The Gingrich Democrats

By DAVID BROOKS

New York Times

January 18, 2005

The Social Security debate has exposed interesting differences within the Democratic Party between those who are inspired by Bill Clinton and those who are inspired by - wait for it - Newt Gingrich.

The Clintonites oppose President Bush's plan to carve out private accounts. But infused with those reconciling "third way" instincts, they are quick to come up with alternative plans they hope will win bipartisan support.

Clintonites like Gene Sperling or Representative Rahm Emanuel still tend to have a governing mentality - even in the minority, they are always proposing things, rarely just opposing.

The Democratic Gingrichians are different. They feel that Social Security is to Bush what health care reform was to Clinton - the big overreach that will allow the opposing party to deliver a devastating blow to the president, and maybe even regain control of Congress.

Their core belief is that Republicans have won of late because they have been ruthless and disciplined while Democrats have been responsible and wimpy. It is time, the neo-Gingrichians say, to scorch the earth. "I believe that the Republican majority has acted in such a dictatorial fashion that a full-scale revolt is the only solution," the Democratic consultant Howard Wolfson told Michael Crowley of The New Republic.

That means waging a Gingrich-style war on the entire Congressional power structure. That means furiously opposing every other Bush initiative. That means giving up any hope of trying to work with Republicans, but staging an all-out effort to crush and delegitimize them.

The problem with the neo-Gingrichians is that they have their history backward. Bill Clinton won the presidency in 1992 with only 43 percent of the vote. When Gingrich began his assault, there already was a potential conservative majority in the country; it's just that many of these conservatives, for historical reasons, tended to vote Democratic in Congressional races.

What the Republicans achieved in the first two years of the Clinton term was simply this: By exploiting issues like health care, gays in the military, midnight basketball and so on, they persuaded conservatives to vote Republican. The 1994 election was the culmination of a long process in which voters' ideology finally got in line with their partisanship. Gingrich, Armey and company only had to appeal to conservatives to win big.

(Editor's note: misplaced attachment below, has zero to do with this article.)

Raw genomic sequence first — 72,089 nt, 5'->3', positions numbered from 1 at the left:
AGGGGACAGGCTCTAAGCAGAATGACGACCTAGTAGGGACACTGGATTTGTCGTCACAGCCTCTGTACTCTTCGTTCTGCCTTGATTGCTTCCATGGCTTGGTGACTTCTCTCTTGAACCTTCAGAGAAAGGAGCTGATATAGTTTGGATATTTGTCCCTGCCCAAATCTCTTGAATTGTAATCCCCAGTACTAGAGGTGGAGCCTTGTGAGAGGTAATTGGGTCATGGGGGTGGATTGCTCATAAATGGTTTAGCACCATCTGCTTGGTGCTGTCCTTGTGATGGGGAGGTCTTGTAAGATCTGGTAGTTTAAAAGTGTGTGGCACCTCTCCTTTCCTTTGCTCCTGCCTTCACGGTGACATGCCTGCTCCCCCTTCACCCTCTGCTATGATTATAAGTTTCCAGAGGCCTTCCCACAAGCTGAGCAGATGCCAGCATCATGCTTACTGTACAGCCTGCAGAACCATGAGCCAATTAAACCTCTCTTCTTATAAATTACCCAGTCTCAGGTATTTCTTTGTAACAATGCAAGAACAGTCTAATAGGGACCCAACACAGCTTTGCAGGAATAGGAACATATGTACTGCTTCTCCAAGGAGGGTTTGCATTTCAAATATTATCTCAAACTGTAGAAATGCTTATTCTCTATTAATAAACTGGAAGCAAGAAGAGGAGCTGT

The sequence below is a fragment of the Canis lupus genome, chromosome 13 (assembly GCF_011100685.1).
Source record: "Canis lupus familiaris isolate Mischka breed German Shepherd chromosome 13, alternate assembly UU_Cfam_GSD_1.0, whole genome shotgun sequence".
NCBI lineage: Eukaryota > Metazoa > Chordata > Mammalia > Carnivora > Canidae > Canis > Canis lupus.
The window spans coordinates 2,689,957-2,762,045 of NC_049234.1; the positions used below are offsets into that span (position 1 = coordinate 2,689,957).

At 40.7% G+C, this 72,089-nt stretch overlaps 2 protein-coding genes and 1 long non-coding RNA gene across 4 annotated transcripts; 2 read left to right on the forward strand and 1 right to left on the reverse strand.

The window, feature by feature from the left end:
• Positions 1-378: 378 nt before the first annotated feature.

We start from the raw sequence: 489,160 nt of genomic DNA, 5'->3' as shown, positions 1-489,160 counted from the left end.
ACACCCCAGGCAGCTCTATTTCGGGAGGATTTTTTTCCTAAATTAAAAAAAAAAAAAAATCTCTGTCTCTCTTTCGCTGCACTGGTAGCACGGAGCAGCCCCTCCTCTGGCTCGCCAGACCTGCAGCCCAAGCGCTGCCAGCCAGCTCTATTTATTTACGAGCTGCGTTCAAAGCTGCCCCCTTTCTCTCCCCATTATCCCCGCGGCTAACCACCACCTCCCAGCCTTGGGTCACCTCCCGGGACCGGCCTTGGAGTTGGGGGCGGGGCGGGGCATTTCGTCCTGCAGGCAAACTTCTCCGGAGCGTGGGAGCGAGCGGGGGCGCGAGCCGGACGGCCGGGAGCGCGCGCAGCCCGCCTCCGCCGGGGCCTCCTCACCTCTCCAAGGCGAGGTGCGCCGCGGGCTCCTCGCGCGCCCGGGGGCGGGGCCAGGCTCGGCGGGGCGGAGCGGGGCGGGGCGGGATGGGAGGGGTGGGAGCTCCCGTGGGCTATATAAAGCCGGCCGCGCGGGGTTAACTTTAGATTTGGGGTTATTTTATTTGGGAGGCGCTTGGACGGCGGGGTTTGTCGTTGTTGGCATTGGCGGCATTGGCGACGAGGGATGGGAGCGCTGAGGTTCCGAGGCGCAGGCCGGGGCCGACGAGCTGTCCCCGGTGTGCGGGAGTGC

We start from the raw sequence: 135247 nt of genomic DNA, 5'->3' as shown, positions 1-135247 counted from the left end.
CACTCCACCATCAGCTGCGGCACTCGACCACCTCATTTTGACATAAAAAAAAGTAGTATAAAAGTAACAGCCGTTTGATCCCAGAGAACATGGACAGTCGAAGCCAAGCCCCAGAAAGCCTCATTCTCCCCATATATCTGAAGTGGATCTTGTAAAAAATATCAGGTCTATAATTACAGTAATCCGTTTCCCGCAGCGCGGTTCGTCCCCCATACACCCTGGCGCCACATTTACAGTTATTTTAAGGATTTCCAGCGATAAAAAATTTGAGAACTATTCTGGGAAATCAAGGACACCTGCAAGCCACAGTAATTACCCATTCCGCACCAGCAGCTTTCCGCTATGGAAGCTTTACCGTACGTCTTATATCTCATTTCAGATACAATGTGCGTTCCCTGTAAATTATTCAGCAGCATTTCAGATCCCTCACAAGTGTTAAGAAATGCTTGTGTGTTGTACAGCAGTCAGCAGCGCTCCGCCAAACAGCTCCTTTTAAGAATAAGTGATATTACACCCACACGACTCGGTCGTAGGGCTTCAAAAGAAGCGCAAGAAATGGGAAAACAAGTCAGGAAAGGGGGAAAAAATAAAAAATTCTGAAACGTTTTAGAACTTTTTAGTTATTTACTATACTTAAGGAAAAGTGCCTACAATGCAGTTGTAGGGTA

The Democrats today are in a very different position. They already have all the liberals. What they lack is support from middle-class white families in fast-growing suburbs. But by copying the Gingrich tactics - or what they think of as the Gingrich tactics - of hyperpartisanship and ruthless oppositionalism, they will only alienate those voters even more.

They won't turn themselves into the 1990's Republicans. They will turn themselves into the 1930's Republicans or the current British Tory Party. They will become a party caught in a cycle of negativity and oppositionalism. They will score occasional victories against the majority party, which will yield no lasting benefits to themselves. They may delay Social Security reform, but that doesn't mean voters will trust them with power any time soon.

There is an essential asymmetry in American politics today. There are three conservatives in this country for every two liberals. A Republican can be quite conservative - like Ronald Reagan or George W. Bush - and still win the White House. But only one Democratic presidential candidate has won over 50 percent of the vote in the past 40 years (Jimmy Carter got 50.1 percent in 1976).

That means Republicans can rely on their core instincts and still win, while Democrats cannot. If you look at the race for Democratic Party chairman, you get the impression this is a party that understands this and will seek out people who see the world differently.

But if you look at the campaign against Social Security reform in Congress, you see a party still believing the old ideas will work if only they are pursued more ruthlessly.

This is a delusion. Newt Gingrich did help Republicans regain the majority. But that doesn't mean his tactics, even in caricature form, will work for the Democrats, whose problems are deeper. The truth is that Democrats probably need a leader who will make liberals feel uncomfortable, the way Clinton did, not someone who will make them feel righteous and good.